On Thursdays after school, a group of girls gathers in BARN’s Electronic and Technical Arts (ETA) Studio, each one writing code on a workstation or laptop into the late afternoon. This club, part of the national organization of Girls Who Code (GWC), was started through the generosity of BARN volunteers and the Suquamish Foundation.
ETA Studio Lead Annette Walker explains the vision: “Computer programming is used in so many ways, not just by software engineers. It’s a super power. My hope is for more girls to realize they can code, to learn something, and continue on in the future.”
Facilitator Rebecca Graham, a software engineer specializing in machine learning, donates her time each week leading the club through the Girls Who Code curriculum. Since September, under Graham’s guidance, the girls have been exploring different ideas and learning languages including Scratch and Python. Following the curriculum, the club started with an info session in late September and will continue meeting into February 2019.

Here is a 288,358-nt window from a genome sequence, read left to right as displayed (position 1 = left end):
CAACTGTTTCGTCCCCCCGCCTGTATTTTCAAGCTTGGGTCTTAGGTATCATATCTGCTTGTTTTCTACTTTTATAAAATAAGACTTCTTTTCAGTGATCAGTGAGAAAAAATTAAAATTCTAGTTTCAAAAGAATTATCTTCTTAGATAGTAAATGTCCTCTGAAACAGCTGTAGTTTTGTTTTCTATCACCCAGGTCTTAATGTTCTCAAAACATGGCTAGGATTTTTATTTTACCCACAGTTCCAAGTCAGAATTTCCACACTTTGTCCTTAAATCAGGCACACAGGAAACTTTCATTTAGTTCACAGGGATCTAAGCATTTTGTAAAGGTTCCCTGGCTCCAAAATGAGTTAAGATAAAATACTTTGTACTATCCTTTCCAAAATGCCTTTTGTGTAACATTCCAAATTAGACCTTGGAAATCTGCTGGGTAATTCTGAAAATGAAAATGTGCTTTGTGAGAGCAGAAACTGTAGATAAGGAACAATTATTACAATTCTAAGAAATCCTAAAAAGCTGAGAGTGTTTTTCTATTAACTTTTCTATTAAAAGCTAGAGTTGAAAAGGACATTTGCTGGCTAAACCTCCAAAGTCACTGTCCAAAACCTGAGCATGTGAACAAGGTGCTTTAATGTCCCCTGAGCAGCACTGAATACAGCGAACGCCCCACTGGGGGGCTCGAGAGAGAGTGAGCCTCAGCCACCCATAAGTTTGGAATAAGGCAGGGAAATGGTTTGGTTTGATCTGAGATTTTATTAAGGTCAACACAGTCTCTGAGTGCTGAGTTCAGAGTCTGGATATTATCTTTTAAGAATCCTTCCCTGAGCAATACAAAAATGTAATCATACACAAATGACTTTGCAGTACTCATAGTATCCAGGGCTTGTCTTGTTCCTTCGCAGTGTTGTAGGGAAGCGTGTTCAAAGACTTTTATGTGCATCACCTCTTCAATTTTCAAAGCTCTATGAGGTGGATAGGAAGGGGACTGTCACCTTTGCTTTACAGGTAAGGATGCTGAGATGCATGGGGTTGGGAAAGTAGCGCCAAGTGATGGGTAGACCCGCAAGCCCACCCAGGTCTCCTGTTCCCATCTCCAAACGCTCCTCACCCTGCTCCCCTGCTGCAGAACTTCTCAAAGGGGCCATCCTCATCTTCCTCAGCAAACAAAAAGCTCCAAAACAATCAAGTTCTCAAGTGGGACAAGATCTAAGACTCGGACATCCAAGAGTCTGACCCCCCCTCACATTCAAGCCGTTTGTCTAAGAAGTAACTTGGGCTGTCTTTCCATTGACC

The local community helps GWC happen at BARN. Recruitment posters were shared with teachers who responded with enthusiasm, telling their students about the opportunity. A grant from the Suquamish Foundation provided funding to purchase seven Raspberry Pi stations: affordable and flexible technology. The multipurpose Raspberry Pi can be used by programmers from beginners to advanced levels.
ETA volunteers helped assemble the stations. Other community members donated additional equipment. A recent college graduate has also assisted Rebecca on Thursday afternoons. “GWC gets much support from many Studio members,” says Walker.
When 5 pm comes, the girls leave the Studio with smiles on their faces. One club member happily describes spending the afternoon inventing games in Python. Another girl enjoys “making changes and seeing what happens”. And a third club member explains what she likes about GWC at BARN: “I’m getting better at coding. I’d never done it before. Everyone is super helpful.”